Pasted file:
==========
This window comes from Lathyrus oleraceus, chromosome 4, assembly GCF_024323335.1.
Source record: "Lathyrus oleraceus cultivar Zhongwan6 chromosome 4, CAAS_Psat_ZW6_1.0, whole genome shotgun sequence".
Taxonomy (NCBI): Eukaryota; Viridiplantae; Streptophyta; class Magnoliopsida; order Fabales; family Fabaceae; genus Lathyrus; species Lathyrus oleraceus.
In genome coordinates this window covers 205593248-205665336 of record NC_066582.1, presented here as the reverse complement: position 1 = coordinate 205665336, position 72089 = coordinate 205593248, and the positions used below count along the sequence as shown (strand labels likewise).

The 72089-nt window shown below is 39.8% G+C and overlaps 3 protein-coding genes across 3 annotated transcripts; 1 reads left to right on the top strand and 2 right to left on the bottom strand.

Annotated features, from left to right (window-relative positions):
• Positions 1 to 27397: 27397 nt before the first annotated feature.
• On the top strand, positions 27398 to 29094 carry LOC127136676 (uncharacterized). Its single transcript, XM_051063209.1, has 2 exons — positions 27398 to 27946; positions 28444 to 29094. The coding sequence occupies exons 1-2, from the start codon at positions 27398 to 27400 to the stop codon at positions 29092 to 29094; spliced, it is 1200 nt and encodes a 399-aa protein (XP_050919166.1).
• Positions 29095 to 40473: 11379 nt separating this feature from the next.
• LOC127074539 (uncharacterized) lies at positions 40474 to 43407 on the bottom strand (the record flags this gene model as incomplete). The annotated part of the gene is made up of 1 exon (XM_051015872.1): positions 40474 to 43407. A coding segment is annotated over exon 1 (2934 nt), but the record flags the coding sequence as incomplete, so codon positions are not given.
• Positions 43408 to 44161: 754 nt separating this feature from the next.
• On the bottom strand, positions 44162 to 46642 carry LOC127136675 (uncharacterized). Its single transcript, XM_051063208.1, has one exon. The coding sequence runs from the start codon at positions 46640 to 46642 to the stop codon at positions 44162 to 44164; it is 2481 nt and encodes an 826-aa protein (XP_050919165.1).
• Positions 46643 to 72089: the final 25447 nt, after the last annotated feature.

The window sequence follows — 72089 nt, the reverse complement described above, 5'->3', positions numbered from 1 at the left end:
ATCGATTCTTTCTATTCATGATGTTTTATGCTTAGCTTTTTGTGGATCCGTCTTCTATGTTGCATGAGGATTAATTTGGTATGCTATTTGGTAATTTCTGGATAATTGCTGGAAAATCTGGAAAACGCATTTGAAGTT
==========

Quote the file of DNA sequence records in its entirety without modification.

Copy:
This window comes from Lathyrus oleraceus, chromosome 4, assembly GCF_024323335.1.
Source record: "Lathyrus oleraceus cultivar Zhongwan6 chromosome 4, CAAS_Psat_ZW6_1.0, whole genome shotgun sequence".
Taxonomy (NCBI): Eukaryota; Viridiplantae; Streptophyta; class Magnoliopsida; order Fabales; family Fabaceae; genus Lathyrus; species Lathyrus oleraceus.
In genome coordinates this window covers 205593248-205665336 of record NC_066582.1, presented here as the reverse complement: position 1 = coordinate 205665336, position 72089 = coordinate 205593248, and the positions used below count along the sequence as shown (strand labels likewise).

The 72089-nt window shown below is 39.8% G+C and overlaps 3 protein-coding genes across 3 annotated transcripts; 1 reads left to right on the top strand and 2 right to left on the bottom strand.

Annotated features, from left to right (window-relative positions):
• Positions 1 to 27397: 27397 nt before the first annotated feature.
• On the top strand, positions 27398 to 29094 carry LOC127136676 (uncharacterized). Its single transcript, XM_051063209.1, has 2 exons — positions 27398 to 27946; positions 28444 to 29094. The coding sequence occupies exons 1-2, from the start codon at positions 27398 to 27400 to the stop codon at positions 29092 to 29094; spliced, it is 1200 nt and encodes a 399-aa protein (XP_050919166.1).
• Positions 29095 to 40473: 11379 nt separating this feature from the next.
• LOC127074539 (uncharacterized) lies at positions 40474 to 43407 on the bottom strand (the record flags this gene model as incomplete). The annotated part of the gene is made up of 1 exon (XM_051015872.1): positions 40474 to 43407. A coding segment is annotated over exon 1 (2934 nt), but the record flags the coding sequence as incomplete, so codon positions are not given.
• Positions 43408 to 44161: 754 nt separating this feature from the next.
• On the bottom strand, positions 44162 to 46642 carry LOC127136675 (uncharacterized). Its single transcript, XM_051063208.1, has one exon. The coding sequence runs from the start codon at positions 46640 to 46642 to the stop codon at positions 44162 to 44164; it is 2481 nt and encodes an 826-aa protein (XP_050919165.1).
• Positions 46643 to 72089: the final 25447 nt, after the last annotated feature.

The window sequence follows — 72089 nt, the reverse complement described above, 5'->3', positions numbered from 1 at the left end:
ATCGATTCTTTCTATTCATGATGTTTTATGCTTAGCTTTTTGTGGATCCGTCTTCTATGTTGCATGAGGATTAATTTGGTATGCTATTTGGTAATTTCTGGATAATTGCTGGAAAATCTGGAAAACGCATTTGAAGTT